Ask any cop the best thing you can do to avoid an auto break-in, and I promise that the first thing that he or she will tell you is "don't leave anything in your car." So it's a real head-scratcher to hear that yet another Bay Area law enforcement officer has had their gun stolen from their vehicle. Guess it's a case of "do as I say, not as I do"?
This time, the cop in question is with the California Highway Patrol. On Sunday, the unnamed officer had parked his Prius in the sedate, quiet, totally-non-sketchy neighborhood of 8th and Howard Streets, leaving a loaded firearm inside a backpack deftly hidden on the front seat of the vehicle, the Chron reports.
That's when, reports ABC7, a thief smashed one of the Prius' windows and stole the bag.
According to a CHP spokesperson who spoke with ABC7, "officers are encouraged not to leave weapons in vehicles and they are looking into the incident."
KRON4 reports that the firearm was the officer's "personal weapon." So, while CHP policy requires officers who are on-duty to lock their service weapons away, those rules don't apply in this case.
“When you’re off-duty, it’s essentially your responsibility to secure it properly and in a reasonable manner,” CHP spokesperson Officer Vu Williams told the Chron.
“Based on our policy for when you’re on duty, it doesn’t really apply to when you’re off-duty. We’re looking into it to see if there has been any violation of policy, but we have not come into a decision of whether we will investigate the officer for something he did wrong.”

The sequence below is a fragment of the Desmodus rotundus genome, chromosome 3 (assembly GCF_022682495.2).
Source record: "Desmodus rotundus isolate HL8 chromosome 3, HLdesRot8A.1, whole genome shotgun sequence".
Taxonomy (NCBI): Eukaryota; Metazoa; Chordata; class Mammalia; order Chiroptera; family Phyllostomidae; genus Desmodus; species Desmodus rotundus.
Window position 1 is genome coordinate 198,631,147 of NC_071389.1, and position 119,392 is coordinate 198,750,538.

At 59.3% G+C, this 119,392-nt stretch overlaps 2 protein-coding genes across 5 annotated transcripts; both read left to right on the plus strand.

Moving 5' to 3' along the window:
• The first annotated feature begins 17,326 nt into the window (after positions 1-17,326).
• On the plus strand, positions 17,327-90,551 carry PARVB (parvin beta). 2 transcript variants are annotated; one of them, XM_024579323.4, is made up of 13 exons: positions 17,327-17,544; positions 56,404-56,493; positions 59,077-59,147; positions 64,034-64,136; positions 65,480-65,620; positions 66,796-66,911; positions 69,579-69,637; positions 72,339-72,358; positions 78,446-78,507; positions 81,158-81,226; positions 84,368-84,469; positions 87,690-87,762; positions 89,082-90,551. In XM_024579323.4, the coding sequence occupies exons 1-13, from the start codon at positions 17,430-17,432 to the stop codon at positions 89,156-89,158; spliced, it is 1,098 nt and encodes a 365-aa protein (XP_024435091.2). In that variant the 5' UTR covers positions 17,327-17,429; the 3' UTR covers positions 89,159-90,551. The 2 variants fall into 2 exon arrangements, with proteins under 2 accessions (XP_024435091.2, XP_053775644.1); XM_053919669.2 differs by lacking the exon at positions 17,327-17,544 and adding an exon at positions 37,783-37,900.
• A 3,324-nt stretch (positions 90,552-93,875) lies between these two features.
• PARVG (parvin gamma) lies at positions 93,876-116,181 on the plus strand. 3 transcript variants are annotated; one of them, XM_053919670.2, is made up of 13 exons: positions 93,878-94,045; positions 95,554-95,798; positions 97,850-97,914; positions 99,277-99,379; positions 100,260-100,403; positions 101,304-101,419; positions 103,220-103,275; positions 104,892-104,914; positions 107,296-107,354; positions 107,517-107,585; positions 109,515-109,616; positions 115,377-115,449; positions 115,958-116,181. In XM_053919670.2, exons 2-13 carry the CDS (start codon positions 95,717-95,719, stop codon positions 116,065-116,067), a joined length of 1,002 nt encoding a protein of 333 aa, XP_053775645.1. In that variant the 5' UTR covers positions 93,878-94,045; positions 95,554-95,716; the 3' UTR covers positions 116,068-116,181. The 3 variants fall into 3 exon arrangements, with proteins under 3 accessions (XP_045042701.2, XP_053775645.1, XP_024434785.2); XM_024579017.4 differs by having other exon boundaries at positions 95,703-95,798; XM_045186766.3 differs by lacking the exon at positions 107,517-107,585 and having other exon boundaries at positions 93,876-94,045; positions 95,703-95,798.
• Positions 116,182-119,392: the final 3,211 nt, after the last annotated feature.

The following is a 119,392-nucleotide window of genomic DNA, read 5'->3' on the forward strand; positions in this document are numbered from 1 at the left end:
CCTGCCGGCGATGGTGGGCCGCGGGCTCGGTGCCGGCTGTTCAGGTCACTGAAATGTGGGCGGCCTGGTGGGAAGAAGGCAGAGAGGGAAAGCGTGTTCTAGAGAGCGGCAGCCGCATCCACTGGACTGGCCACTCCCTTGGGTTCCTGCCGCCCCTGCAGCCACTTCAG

And before you suggest that maybe the officer was from out of town and somehow didn't know that cars get broken into here (?!?) , the officer in question "works out of the CHP’s San Francisco office on Eighth Street near Highway 101," the Chron reports.
Sunday's case is just the latest in a string of gun thefts from the vehicles of Bay Area law officers. In August, UC Berkeley Police Chief Margo Bennett had her gun stolen from her car as she went for a run in Richmond. Also in August, the gun of a Hayward police officer was stolen from a car near Fruitvale BART.
And, of course, there's the case of Kate Steinle, who was killed by the bullet from a gun stolen from a BLM agent parked in downtown SF this June.
It's not just cops who are getting their guns stolen, however: the loaded weapon used to kill Golden Gate Park backpacker Audrey Carey and Marin hiker Steve Carter was stolen from an unlocked truck parked near Fisherman's Wharf. So why anyone — let alone a police officer, who should really know better — would leave something this dangerous in their car is beyond me.
Or as San Francisco Police Chief Greg Suhr put it to the Chron, “We tell everybody, ‘Don’t leave anything within the passenger compartment of your car.’"
"So it seems to go without saying that on the top of that list is anything that would have any lethality involved.”